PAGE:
What testing is NOT:

* Not a time to try something brand new and super challenging for you.

* Not a time to rate and review the pattern yet.

* Not a time to share other patterns, whether it's something you've made or currently testing in the test group/ chat.


Please know that all of the above is meant to help us publish the best possible pattern for other knitters out there! You’re helping to do a service and it is a volunteer job. We know that and we appreciate you. 

Testing is also a way to build community, find new friends, discuss and learn alternative ways to do something, learn more about yarns and fibers, and best of all WHY something is done. It is an excellent way to improve your knitting game. All games have rules, and I am grateful to you for wanting to get in the testing game! Happy knitting!

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I love this. I really appreciate the call out around testing to the pattern. I treat every test as if I’m a new knitter and need to read each and every line of the pattern. So many issues get missed when testers fly through the pattern applying what they know (fixing a mistake as they go by instinct) rather than taking the time to knit as written. The approach of just flying through can also have the effect of other testers keeping quiet about what they’ve found because they think, “Well, goodness X person had not trouble and they’re done. It must be me and not the pattern.” I’d always rather ask/point something out then be ok with it being my error than not bringing up something that could cause a problem for others when the pattern goes live.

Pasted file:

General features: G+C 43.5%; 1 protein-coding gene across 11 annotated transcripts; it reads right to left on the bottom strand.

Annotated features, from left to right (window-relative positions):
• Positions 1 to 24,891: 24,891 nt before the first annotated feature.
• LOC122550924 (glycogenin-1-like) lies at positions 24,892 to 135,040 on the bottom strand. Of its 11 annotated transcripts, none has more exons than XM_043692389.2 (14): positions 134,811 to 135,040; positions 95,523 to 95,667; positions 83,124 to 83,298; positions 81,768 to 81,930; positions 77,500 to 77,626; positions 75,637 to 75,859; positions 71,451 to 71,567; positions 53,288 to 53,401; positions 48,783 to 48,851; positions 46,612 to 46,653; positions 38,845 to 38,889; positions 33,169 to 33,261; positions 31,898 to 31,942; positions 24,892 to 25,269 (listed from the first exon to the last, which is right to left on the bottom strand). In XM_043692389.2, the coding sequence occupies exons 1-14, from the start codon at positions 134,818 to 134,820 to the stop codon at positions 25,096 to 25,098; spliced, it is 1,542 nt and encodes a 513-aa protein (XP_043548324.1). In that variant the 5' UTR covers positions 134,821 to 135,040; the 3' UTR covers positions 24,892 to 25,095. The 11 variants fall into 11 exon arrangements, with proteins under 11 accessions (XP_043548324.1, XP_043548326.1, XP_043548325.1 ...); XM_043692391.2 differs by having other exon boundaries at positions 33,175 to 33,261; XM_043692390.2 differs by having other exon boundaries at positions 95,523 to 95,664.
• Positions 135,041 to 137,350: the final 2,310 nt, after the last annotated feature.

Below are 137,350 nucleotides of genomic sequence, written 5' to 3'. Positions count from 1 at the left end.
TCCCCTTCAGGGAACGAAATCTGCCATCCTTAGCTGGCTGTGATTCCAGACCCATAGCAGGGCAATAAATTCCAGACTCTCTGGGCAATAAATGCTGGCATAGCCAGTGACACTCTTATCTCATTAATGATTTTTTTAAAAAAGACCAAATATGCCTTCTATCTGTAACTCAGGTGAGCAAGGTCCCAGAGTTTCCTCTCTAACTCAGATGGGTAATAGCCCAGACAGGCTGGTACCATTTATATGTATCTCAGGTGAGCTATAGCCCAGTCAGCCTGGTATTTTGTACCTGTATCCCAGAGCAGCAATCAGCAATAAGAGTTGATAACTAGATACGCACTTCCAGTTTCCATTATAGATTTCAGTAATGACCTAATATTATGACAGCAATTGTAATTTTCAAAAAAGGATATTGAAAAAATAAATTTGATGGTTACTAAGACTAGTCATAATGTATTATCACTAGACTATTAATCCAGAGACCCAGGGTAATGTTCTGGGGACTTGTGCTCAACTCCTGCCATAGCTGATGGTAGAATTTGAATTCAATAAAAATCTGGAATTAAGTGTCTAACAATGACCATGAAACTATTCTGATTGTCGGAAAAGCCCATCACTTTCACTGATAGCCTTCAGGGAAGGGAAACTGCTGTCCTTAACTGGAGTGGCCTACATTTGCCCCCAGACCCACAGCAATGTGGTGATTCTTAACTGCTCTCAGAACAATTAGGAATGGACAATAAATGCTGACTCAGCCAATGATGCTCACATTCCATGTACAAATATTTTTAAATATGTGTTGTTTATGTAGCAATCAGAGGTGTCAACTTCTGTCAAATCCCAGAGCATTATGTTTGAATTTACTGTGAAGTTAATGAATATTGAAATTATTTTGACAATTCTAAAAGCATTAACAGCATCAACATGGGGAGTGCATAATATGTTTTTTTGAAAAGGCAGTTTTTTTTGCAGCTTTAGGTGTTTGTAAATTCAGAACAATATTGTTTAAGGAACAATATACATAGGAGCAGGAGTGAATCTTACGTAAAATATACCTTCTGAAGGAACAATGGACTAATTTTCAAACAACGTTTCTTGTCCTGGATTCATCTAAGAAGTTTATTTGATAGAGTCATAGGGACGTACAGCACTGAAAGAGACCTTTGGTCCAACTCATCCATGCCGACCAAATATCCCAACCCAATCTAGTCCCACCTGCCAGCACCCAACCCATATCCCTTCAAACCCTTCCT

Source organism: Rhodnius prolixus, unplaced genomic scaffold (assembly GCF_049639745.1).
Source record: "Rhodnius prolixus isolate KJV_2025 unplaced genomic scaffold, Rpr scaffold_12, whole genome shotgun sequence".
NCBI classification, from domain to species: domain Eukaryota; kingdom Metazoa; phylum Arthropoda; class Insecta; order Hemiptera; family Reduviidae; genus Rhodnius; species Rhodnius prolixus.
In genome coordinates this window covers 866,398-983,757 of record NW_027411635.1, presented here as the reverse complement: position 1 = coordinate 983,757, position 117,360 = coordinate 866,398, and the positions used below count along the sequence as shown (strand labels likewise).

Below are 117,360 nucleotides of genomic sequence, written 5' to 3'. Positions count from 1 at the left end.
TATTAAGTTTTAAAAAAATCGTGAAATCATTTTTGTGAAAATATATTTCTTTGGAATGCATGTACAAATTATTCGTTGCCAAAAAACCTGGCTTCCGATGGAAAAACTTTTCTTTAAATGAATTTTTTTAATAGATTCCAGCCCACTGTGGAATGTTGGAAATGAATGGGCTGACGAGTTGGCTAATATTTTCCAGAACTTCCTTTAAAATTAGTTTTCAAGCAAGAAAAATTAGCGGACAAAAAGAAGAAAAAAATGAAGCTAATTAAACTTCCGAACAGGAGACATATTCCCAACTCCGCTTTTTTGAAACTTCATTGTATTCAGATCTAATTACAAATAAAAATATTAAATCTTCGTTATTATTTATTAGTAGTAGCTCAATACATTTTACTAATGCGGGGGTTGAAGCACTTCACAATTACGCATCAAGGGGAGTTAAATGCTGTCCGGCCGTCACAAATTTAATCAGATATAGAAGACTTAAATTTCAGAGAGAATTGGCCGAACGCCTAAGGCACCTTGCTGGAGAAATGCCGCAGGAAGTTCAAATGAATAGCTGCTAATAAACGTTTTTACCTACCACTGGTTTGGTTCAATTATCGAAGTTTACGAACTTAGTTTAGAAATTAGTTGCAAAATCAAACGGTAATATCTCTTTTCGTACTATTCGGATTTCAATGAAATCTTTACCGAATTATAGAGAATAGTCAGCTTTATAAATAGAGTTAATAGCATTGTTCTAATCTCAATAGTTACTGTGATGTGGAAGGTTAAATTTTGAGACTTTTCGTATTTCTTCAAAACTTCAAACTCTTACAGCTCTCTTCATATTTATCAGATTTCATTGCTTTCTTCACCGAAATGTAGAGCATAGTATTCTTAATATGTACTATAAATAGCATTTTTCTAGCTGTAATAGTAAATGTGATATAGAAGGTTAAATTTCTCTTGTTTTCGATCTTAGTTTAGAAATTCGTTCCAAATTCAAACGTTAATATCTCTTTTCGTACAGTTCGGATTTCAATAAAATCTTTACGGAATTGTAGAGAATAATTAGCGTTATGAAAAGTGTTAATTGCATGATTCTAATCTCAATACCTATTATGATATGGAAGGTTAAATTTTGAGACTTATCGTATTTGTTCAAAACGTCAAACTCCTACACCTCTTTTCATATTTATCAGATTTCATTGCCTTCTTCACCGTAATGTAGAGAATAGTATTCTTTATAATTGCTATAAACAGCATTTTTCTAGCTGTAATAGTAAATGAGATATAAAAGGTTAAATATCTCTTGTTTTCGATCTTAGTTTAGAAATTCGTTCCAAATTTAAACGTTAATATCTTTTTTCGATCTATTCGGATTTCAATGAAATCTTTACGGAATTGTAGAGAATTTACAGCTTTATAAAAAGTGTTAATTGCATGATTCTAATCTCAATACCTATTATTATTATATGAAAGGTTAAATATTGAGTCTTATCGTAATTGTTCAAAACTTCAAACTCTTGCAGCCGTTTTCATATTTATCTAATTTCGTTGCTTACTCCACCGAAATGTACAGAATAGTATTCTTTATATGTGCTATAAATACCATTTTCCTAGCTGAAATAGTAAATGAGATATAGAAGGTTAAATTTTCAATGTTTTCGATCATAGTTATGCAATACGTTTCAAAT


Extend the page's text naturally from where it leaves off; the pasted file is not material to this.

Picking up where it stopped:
This is super helpful and a wonderful gift of insight! Your post makes me realize that test knitting is as much about overall marketing as it is testing the pattern itself. I’ve been knitting for years and I teach knitting, so I’ve sometimes considered applying as a test knitter. That being said, however, your perspective makes me realize I’m probably not qualified (and frankly, I’m happy to discover this so I don’t potentially embarrass myself!). I’m not social media savvy, my Insta account has languished unposted for probably five years, I don’t know how to hashtag, and I’m as terrible at following folks on social media as I am about keeping up with my own friends in person. It’s sad, really. But that’s okay, because your look-for list is honest and real. Now I understand exactly what I need to get better at doing if I want to test knitting patterns, which is significantly more valuable information than the experience of applying for a test and either being rejected outright or not receiving a response at all. Seriously, thank you for this. May you be blessed with amazing testers from now on!


Absolutely so true, testing is a privilege that comes with responsibility

Heather Scott

Well said Jenny. Testing is a privilege and a responsibility. I also have enjoyed meeting new friends through testing


Well said my friend!

Amanda Murray